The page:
本期论坛将由来自 康奈尔大学的崔耀教授 分享他的研究——“Supply Chain Finance Application and Innovation”。
线上平台：腾讯会议 ( 或 VooV meeting 腾讯会议国际版）
主讲人 崔 耀
Yao Cui is an assistant professor of operations, technology and information management at the Samuel Curtis Johnson Graduate School of Management at Cornell University. Prior to joining Johnson, he received his doctoral degree from the Stephen M. Ross School of Business at the University of Michigan and his bachelor’s degree from Department of Industrial Engineering at Tsinghua University.
Professor Cui’s current research interests include: 1) platform operations, and 2) technology innovation in supply chains. In the first stream, he studies operations and revenue management in the sharing/gig economy. In the second stream, he studies how supply chain operations are impacted by new technologies such as blockchain and 3D printing. Professor Cui’s research combines both analytical and empirical methodologies. At Cornell, Professor Cui teaches the operations management core course in the EMBA and MBA programs.
Tax-Induced Inequalities in the Sharing Economy
The growth of sharing economy marketplaces like Airbnb has generated discussions on their socioeconomic impact and lack of regulation. As a result, most major cities in the United States have started to charge an “occupancy tax” (which is common for hotels) to Airbnb bookings. In this study, we investigate the effects of the occupancy tax policy on Airbnb listings, using a combination of a generalized causal forest methodology and a difference-in-differences framework. Further, given the considerable variety among listings on Airbnb, we also estimate the heterogeneous treatment effects of the tax. One key finding is that the tax reduces listing revenues substantially, but Airbnb hosts are reluctant to respond by reducing the listing prices. A second important result is that the tax policy is more favorable to commercial hosts with multiple properties or entire-space (“target”) listings, versus residential hosts with single shared-space (“non-target”) listings. We further show evidence that this heterogeneous treatment effect is caused by customers’ discriminatory tax aversion against residential hosts. Stemming from these empirical results we prescribe how hosts should optimally set prices in response to the occupancy tax and also identify the discriminatory tax rates that would equalize the tax’s effect across target and non-target listings.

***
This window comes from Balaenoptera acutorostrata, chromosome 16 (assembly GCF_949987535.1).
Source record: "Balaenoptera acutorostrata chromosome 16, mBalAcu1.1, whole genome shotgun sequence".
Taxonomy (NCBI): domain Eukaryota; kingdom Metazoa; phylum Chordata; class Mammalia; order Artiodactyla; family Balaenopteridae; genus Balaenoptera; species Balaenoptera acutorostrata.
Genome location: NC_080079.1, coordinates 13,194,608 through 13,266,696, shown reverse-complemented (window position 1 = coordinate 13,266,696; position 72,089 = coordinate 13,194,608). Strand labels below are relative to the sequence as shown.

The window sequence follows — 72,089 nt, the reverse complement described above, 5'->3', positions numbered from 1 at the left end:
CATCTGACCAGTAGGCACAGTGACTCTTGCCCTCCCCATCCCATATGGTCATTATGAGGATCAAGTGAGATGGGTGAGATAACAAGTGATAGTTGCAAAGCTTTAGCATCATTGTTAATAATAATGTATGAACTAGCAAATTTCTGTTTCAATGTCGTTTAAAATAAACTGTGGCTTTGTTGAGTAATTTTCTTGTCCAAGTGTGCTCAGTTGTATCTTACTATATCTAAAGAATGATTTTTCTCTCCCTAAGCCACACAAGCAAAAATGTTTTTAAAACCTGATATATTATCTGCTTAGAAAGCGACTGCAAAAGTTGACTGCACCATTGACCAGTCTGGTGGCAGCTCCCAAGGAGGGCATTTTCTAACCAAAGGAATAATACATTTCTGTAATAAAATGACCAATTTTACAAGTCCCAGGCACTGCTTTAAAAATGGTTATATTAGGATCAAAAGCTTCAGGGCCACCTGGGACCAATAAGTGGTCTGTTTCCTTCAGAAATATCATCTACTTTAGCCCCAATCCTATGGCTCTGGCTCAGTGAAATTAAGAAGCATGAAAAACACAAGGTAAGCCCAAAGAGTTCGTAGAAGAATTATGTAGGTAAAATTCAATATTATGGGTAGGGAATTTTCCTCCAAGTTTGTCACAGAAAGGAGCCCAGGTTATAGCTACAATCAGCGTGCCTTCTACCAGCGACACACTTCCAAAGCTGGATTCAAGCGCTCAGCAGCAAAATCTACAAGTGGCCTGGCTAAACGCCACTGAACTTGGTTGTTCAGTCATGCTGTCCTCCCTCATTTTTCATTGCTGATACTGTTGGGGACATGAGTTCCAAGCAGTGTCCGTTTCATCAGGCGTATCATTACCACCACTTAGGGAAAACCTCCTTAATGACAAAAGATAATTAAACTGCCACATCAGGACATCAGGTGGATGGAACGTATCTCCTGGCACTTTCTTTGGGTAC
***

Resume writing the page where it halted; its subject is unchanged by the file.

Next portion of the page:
主持人 翟 昕
管理科学暑期线上系列学术论坛 Management Science Summer Webinar Series